Controversy over vulgar Tagore translation

( Xinhua ) Updated: 2015-12-25 15:03:43

Controversy over vulgar Tagore translation

Feng Tang [Photo/]

A renowned Chinese writer has been the target of criticism after his new translation of a widely popular collection of poetry was accused of obscenity.

Feng Tang, 44, is an author most known for a series of provocative novels about life in Beijing in the 1990s popular with young readers. His works are dubbed by some as "xiao huang shu" (little pornographic books) for their racy tone and erotic content.

His translation of "Stray Birds," a collection of poems by Indian Nobel laureate Rabindranath Tagore (1861-1941), from English to Chinese adopts similar sordid language.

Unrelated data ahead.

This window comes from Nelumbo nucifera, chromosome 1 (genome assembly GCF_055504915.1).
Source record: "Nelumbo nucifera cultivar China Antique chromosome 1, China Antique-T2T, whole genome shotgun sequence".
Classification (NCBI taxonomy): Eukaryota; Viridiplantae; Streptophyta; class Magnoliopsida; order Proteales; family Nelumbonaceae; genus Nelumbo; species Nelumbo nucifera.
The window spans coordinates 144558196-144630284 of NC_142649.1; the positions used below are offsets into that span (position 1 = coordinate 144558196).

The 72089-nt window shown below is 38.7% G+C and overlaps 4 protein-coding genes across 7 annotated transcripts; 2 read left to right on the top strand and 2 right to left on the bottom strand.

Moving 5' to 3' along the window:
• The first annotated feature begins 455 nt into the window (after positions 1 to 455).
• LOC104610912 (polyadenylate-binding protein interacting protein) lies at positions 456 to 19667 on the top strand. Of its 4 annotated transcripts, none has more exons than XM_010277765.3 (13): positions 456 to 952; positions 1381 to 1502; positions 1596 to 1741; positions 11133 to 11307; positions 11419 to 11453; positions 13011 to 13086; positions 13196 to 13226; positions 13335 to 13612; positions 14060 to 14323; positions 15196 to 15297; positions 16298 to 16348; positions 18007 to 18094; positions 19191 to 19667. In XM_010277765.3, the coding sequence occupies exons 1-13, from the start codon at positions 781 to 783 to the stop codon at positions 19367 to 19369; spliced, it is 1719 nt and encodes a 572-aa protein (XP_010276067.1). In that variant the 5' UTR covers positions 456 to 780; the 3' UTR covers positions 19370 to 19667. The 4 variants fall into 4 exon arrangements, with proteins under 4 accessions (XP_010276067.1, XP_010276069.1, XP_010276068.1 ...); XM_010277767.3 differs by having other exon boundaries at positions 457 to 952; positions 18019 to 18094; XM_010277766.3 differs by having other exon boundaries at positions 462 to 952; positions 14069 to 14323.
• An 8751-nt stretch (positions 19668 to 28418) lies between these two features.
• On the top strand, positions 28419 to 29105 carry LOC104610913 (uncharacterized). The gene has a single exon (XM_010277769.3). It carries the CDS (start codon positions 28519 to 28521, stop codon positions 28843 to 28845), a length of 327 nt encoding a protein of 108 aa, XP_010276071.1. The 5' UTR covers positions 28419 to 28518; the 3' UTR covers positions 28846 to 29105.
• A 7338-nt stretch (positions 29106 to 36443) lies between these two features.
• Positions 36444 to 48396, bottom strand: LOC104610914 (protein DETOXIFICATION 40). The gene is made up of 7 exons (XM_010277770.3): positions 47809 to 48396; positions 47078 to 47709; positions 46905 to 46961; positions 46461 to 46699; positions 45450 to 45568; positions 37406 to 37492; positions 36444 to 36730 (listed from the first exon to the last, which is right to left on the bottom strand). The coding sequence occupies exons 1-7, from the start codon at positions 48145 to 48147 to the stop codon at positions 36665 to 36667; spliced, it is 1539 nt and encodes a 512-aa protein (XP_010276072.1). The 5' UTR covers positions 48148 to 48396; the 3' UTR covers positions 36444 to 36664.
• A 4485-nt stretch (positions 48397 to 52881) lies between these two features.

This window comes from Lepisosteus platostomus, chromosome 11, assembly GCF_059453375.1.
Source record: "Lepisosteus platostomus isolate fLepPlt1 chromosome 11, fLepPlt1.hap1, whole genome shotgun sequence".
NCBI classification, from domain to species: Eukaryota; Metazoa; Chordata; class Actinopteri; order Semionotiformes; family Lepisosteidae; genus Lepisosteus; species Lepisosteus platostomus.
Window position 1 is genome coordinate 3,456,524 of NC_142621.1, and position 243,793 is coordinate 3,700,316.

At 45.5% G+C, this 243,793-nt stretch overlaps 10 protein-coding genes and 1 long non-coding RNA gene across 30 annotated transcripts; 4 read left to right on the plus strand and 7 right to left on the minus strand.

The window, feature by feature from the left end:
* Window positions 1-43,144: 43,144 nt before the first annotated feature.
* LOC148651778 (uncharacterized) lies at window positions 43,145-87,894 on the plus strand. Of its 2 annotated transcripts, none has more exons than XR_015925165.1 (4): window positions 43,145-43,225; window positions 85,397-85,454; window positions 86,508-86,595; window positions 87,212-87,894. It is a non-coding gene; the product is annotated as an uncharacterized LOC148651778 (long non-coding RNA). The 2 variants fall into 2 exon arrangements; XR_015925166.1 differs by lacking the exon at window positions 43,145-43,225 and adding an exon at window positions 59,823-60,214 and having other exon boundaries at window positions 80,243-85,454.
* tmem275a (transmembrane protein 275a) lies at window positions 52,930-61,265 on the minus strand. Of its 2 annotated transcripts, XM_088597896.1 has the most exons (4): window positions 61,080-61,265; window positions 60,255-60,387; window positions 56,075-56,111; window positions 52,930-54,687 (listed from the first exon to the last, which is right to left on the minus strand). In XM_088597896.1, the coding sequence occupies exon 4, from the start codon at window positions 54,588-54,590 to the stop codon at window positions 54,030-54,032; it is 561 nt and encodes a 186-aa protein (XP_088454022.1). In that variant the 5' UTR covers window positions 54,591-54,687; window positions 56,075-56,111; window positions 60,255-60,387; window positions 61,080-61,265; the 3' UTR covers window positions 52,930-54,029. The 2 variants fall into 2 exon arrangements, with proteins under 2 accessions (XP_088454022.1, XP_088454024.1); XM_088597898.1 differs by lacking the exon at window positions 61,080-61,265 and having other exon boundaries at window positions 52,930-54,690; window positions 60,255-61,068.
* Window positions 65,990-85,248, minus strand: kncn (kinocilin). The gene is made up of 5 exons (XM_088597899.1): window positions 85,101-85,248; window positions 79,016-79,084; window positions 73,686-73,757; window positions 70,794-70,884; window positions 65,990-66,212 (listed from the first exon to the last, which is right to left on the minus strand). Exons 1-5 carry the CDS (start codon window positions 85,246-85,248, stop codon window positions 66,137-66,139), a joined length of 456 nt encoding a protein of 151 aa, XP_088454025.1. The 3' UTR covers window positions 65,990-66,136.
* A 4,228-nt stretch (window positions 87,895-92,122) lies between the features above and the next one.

In one instance, Feng translated the original lines "The world puts off its mask of vastness to its lover" into Chinese that read "The world unzipped his pants in front of his lover." In translating the word "hospitable" in the line "The great earth makes herself hospitable with the help of the grass," Feng uses the Chinese word "sao," which is closer to the English word "flirtatious."

His work, published in July, did not garner much attention until earlier this month, when the odd translations were brought to light on social media. Users on microblog Sina Weibo chastised it as "full of the smell of hormone" and "a blasphemy against the great poet."

User "Will-wrong-23" wrote that Feng turned the great poems into playful jingles, and the solemnity and tranquility of the original work had disappeared.

Others approved of his translation.

"I don't think there is anything wrong with the translation. Literature should not be measured against yardsticks," Weibo user "gugugugugux" wrote.

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